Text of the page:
Keep Moving Forward

So, it's been a while. A long while. I've thought of landing here so often in the last few months and have cleverly written such witty repartee in my thoughts that someone, somewhere would be applauding me and asking for more. Sigh.  

Life stands still for no one.  I'm not saying anything new or clever here, just a blatant reminder that if my blog is a priority for me as it once was,  I have to come by, sit down and share.  I make a lot of excuses since I'm on a sales desk all day long and sometimes those days become 9 and 10 hour days at a computer, on a phone or replying to the zillionth email.  Still, as important as this topic is for me I need to visit here more often.  This exercise has a way of sorting out  my thoughts; positive or negative and letting me sift through to separate the truth from fiction.  I have so much to's hard to begin because I'd have to go back. Way back. 

I'll just begin with the last few months and move on.  I haven't mentioned Cliff in a very long time.  As I went to a few graduation parties this summer, and missed some graduation parties this summer, I thought to myself that Cliff had a bit of a graduation in his life, too.  The road to recovery is a long and never ending process, really, because we are changing month by month, day by day, minute by minute if we're willing. But sometimes it's not just addiction and all the behaviors that come with that life style that stall us from accomplishing our goals. Sometimes it's our own personality that's formed and developed or never matured that keeps us in a muddy place.  I, for one, often have to stifle a "who said?" or my eternal favorite "you're not the boss of me" comment.  I see and hear that behavior sometimes reflected in my offspring.  Gosh, I was hoping they would have picked up something better from me. 

Back to Cliff.  At long last, 8 years I think since he's used, Cliff has secured a real job as a permanent employee and for the first time is on a payroll with real benefits.  It was a graduation of sorts that came through some tough knocks and some unwise choices.  It also came with words that we all want to hear 'We'd like you to come and work for us permanently. You need us and we need you.'  Who wouldn't want to receive those words?  It won't be long before Cliff will be entirely on his own again, but in a far better way.  This time he's all grown up with a license and a car and something solid under his feet for employment.  It didn't come quickly nor easily but it came right on time - when he was ready. 

And sometimes the family members take a long road to recovery too, and when the dust settles they might find themselves pursuing the very thing that seemed to allude them for so long.  I am returning to school next month. I'm hoping to segue into a new career that will allow me to work according to my time frame, and not punch a clock anymore. This new goal should allow me to supplement my retirement when I get to cross that threshold.  My long term goal is to be a therapist for women and families in crisis mode. I lived there so long, it's my arena of comfort.  That could be good or bad, but I believe it's good. Wisdom comes through pain and we all love to talk to someone who's walked in our shoes. Wisdom also comes from slowly and methodically doing the right thing even if that means to stand and wait.  That took me a very long time to learn.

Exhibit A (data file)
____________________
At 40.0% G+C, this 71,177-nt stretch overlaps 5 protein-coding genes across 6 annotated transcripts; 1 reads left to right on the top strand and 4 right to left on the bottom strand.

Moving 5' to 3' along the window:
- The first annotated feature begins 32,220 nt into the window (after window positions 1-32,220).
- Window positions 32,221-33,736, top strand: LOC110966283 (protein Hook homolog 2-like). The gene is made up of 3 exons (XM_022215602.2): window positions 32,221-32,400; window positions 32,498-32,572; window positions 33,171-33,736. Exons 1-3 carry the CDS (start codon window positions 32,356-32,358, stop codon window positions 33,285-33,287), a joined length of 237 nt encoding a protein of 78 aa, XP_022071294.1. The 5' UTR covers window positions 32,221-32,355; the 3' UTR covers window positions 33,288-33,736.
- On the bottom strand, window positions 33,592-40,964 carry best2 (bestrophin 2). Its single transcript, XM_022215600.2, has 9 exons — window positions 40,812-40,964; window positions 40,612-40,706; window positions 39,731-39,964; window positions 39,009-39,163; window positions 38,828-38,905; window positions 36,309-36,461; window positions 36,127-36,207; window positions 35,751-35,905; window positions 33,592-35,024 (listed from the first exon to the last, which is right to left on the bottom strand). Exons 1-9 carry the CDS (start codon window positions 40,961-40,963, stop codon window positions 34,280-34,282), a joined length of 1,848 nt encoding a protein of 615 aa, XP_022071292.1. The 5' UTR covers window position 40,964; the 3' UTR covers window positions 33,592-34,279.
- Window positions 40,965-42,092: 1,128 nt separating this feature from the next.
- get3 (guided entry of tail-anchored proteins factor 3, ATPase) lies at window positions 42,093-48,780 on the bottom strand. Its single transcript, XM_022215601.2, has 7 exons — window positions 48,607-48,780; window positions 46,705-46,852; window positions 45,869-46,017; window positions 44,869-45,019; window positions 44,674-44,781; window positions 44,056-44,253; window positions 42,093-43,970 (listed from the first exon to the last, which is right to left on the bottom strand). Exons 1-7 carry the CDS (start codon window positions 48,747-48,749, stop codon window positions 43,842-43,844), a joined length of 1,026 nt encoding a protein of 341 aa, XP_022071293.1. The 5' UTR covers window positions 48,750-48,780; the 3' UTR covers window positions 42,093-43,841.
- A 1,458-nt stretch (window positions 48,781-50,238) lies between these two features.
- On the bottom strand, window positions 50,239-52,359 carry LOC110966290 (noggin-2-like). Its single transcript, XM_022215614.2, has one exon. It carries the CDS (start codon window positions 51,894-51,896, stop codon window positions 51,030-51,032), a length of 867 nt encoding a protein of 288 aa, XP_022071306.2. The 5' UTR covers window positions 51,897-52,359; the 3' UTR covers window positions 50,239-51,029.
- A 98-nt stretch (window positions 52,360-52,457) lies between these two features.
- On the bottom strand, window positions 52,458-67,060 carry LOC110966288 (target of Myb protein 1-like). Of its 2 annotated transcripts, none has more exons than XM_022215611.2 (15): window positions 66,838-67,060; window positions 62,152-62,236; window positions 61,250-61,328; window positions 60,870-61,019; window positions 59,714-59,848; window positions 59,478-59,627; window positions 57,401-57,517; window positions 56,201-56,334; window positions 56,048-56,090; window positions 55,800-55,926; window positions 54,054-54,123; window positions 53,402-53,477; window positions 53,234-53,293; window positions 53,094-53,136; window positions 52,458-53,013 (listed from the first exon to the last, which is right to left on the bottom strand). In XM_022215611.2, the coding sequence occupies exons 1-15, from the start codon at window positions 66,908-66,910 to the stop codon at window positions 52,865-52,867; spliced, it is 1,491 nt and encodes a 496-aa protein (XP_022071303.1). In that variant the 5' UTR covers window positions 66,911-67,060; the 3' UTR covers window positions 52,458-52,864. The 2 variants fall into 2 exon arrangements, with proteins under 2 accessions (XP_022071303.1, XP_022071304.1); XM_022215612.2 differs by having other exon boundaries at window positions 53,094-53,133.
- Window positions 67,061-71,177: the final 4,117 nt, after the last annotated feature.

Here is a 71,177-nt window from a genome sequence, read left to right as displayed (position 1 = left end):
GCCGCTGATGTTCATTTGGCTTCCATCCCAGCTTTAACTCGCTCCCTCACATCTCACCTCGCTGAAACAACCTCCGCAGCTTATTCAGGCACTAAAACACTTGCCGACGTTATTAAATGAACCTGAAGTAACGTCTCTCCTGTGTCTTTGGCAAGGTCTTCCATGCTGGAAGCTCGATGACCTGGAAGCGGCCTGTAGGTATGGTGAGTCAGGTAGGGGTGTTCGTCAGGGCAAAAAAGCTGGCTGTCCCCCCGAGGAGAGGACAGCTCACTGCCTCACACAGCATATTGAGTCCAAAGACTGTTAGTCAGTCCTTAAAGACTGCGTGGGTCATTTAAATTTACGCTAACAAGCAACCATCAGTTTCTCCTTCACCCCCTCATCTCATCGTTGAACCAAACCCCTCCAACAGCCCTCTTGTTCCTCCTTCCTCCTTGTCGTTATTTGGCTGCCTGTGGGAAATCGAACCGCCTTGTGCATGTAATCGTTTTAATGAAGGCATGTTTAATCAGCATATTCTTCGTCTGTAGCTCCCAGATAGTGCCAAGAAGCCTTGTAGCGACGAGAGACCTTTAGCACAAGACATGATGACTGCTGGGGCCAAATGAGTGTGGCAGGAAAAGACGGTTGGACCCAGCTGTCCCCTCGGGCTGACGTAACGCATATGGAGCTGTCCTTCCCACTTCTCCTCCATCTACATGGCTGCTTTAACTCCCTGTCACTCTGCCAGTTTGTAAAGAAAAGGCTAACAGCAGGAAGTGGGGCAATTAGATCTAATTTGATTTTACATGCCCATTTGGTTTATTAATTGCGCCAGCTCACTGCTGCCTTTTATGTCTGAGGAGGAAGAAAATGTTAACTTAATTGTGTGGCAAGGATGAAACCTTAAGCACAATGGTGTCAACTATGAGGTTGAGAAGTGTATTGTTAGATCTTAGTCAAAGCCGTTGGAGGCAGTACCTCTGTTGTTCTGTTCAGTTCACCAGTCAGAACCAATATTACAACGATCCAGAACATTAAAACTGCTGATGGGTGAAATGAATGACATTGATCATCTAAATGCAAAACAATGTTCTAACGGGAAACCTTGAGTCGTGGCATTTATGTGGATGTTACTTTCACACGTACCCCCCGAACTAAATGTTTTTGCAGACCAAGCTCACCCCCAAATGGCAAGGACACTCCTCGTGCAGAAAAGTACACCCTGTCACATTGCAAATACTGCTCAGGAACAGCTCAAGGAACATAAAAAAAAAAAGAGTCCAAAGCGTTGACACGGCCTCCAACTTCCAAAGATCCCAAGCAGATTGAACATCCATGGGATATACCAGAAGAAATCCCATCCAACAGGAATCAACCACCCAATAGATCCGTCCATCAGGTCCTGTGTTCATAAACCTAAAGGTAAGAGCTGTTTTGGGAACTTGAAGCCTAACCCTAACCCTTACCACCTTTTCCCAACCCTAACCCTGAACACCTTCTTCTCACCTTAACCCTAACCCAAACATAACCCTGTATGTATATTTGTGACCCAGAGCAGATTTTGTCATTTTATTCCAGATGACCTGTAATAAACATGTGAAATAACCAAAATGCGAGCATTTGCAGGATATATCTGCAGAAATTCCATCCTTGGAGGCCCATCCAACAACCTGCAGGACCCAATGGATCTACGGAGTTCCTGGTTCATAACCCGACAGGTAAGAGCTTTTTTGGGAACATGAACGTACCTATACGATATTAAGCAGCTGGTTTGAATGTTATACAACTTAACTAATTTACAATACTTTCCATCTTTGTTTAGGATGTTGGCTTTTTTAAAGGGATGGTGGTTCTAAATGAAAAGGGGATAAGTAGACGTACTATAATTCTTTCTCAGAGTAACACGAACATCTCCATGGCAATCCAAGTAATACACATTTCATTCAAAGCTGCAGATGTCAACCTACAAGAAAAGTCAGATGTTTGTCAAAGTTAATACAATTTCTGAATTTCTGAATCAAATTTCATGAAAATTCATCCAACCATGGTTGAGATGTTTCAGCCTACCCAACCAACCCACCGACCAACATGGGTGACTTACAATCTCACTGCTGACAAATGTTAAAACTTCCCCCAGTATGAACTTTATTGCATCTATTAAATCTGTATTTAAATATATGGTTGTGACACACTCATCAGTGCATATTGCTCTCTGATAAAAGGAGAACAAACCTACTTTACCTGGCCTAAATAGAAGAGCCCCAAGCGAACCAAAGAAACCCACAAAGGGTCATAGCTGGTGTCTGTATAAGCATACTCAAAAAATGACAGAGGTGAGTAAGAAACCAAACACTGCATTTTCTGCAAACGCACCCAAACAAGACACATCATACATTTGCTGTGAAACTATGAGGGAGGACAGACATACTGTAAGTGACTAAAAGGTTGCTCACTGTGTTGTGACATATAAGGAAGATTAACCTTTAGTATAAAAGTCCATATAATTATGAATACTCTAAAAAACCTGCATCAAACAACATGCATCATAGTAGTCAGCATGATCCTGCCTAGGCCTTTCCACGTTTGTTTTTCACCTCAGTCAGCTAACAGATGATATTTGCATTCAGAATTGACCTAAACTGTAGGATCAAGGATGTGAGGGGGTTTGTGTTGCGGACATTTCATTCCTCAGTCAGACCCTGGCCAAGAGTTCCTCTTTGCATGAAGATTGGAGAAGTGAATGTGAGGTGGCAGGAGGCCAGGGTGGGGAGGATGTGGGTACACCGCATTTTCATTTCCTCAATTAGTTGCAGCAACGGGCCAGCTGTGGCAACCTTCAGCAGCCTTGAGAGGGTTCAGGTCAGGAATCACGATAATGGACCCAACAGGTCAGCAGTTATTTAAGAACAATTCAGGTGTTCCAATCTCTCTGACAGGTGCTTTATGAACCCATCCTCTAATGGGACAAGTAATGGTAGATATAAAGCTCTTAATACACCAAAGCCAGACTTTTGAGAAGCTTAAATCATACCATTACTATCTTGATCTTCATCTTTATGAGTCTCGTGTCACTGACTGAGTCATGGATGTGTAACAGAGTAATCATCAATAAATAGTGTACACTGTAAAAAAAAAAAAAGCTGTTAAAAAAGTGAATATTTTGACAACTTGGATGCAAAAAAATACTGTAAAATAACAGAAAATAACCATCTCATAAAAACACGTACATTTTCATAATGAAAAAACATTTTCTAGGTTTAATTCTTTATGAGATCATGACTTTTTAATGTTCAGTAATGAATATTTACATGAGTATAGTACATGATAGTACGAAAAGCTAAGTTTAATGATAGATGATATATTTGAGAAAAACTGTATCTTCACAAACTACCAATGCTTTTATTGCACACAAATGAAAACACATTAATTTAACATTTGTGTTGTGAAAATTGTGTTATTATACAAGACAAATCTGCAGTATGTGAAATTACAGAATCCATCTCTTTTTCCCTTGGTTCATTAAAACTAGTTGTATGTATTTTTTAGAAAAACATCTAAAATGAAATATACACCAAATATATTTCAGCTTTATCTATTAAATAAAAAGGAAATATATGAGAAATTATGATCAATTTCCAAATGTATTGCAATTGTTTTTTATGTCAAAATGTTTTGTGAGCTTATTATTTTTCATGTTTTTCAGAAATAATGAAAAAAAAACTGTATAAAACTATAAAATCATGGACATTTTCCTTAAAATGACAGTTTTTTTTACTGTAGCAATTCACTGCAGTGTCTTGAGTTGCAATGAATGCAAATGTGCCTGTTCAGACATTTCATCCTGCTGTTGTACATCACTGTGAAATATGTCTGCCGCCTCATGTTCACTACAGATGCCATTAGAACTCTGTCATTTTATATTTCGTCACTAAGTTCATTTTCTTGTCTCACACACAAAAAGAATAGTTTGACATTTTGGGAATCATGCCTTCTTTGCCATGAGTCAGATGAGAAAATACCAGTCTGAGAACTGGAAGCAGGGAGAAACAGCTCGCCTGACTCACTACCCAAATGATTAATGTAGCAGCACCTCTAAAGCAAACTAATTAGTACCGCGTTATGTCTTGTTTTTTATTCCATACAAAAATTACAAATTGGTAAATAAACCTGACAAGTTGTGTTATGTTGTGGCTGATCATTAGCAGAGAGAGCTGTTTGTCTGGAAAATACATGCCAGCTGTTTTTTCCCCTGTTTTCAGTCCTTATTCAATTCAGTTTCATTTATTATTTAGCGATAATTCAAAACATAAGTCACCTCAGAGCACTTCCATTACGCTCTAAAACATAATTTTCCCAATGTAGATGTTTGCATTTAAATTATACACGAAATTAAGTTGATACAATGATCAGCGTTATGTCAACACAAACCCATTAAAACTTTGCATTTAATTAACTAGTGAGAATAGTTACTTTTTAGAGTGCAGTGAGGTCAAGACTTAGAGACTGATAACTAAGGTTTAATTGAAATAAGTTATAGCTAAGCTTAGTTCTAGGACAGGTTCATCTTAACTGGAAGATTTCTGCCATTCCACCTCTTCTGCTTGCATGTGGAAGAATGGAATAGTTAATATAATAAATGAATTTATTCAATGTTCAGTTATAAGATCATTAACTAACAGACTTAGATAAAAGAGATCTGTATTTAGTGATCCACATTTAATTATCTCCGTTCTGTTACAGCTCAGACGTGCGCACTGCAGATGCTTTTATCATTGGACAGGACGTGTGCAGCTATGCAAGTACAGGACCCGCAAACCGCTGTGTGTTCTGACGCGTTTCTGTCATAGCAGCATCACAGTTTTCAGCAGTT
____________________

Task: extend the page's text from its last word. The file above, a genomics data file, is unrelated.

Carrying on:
I'm excited for the future for both of us.  It looks like we finally came to a place where we can retreat to our neutral corners, come to the middle and shake hands.  It feels good and I am blessed. 

I'll be back soon, I promise. 


Annette said...

I loved this Laura....I linked to it from my blog. We aren't here yet, but I am so happy for you and Cliff.

Anonymous said...

I have been reading through your blog and learning much. I have been a Nar Anon member for four years and yet when my son is actively using I still find it very difficult to detach and let go. You said in one of your posts: "

Finally, a year later when Cliff went to prison I had my respite. I could step back from the mental squalor that surrounded me and really work on myself and my understanding of this mess without an addict constantly coming at me like a whirling tornado. I began to sift and sort. Cliff found recovery and so did I. He would, in his own way, sift and sort through his "stuff" and is now just beginning to see some of the fruits of living life differently, with a plan and not a substance. To this day, I sift and sort and probably always will."

I feel like the only way we can sift through and really find recovery is when the tornados stop coming at us. I was just wondering your thoughts on that. If your son didn't go to prison at that time and found recovery do you think you would have been able to let go and have peace with him actively using. When my son isn't using I find it easy to work the program but when he is using the fear of him dying, having another car accident etc., doesn't seem to be something that I can stop doing